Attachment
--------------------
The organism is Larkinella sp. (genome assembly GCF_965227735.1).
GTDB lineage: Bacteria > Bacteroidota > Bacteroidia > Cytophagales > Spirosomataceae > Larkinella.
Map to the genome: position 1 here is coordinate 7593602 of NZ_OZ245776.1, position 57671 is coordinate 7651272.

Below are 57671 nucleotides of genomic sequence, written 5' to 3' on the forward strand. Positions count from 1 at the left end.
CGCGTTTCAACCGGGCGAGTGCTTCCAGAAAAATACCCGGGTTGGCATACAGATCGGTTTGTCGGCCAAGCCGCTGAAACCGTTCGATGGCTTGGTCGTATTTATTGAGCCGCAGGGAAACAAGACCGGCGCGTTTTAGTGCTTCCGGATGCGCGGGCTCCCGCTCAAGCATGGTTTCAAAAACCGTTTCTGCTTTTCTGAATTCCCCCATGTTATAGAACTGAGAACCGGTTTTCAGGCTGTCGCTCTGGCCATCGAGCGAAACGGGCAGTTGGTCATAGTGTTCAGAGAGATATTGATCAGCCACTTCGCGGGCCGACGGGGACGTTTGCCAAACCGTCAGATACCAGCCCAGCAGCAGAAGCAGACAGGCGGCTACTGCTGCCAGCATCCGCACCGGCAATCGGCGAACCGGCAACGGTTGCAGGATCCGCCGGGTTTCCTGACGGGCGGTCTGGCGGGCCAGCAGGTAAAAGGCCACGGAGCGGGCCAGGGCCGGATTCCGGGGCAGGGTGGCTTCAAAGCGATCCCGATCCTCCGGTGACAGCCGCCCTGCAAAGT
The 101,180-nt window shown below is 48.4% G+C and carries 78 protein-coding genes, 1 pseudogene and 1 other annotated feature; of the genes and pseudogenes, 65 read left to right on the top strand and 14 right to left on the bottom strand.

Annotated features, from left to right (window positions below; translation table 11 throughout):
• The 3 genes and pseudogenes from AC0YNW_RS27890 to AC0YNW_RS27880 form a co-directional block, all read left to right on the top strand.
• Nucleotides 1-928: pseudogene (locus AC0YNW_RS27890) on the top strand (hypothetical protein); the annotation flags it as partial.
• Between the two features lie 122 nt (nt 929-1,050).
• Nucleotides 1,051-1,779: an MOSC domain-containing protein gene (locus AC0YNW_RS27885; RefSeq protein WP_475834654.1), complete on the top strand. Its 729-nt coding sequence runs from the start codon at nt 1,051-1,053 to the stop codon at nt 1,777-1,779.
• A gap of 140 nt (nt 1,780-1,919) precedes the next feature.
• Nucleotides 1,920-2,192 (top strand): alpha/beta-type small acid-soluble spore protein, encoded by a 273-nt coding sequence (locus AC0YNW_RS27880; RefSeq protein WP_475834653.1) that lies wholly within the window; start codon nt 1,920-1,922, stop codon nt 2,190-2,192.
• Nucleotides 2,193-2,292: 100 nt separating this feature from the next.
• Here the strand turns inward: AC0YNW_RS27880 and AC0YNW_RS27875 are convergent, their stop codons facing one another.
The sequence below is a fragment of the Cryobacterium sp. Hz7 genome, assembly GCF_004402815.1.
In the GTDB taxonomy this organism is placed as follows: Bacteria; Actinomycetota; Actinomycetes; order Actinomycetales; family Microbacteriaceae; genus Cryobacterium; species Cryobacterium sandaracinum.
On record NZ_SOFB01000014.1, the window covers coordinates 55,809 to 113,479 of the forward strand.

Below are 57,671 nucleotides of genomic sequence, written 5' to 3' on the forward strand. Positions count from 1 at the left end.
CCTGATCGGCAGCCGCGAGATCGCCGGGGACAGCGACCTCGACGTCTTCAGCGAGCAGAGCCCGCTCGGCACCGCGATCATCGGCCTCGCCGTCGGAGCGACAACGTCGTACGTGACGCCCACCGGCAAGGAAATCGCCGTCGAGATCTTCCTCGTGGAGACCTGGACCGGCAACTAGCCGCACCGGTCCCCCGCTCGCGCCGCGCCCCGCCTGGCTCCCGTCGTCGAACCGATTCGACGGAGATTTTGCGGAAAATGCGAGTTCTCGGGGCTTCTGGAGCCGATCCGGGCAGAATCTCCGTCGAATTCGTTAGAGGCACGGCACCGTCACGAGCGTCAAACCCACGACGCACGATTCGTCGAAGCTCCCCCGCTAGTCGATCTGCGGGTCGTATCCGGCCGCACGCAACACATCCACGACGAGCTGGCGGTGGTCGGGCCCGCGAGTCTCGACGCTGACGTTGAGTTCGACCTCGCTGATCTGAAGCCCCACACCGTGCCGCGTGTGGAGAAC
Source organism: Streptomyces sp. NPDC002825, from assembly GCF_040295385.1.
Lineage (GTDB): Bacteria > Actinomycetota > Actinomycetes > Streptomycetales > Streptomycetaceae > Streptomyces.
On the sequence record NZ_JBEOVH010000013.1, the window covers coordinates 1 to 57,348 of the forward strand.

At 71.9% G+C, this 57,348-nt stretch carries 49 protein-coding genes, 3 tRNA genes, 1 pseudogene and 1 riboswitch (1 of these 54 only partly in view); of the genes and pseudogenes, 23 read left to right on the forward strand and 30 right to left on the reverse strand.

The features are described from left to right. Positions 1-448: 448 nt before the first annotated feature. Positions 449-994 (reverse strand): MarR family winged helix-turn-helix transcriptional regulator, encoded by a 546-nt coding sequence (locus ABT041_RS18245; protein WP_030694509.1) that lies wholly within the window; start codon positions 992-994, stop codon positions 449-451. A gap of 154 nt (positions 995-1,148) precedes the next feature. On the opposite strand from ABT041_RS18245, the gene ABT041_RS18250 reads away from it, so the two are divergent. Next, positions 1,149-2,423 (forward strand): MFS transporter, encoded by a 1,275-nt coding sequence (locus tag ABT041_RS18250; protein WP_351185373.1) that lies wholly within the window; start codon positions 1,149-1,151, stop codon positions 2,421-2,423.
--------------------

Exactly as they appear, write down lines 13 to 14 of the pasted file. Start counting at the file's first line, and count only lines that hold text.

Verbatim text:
• Nucleotides 1,920-2,192 (top strand): alpha/beta-type small acid-soluble spore protein, encoded by a 273-nt coding sequence (locus AC0YNW_RS27880; RefSeq protein WP_475834653.1) that lies wholly within the window; start codon nt 1,920-1,922, stop codon nt 2,190-2,192.
• Nucleotides 2,193-2,292: 100 nt separating this feature from the next.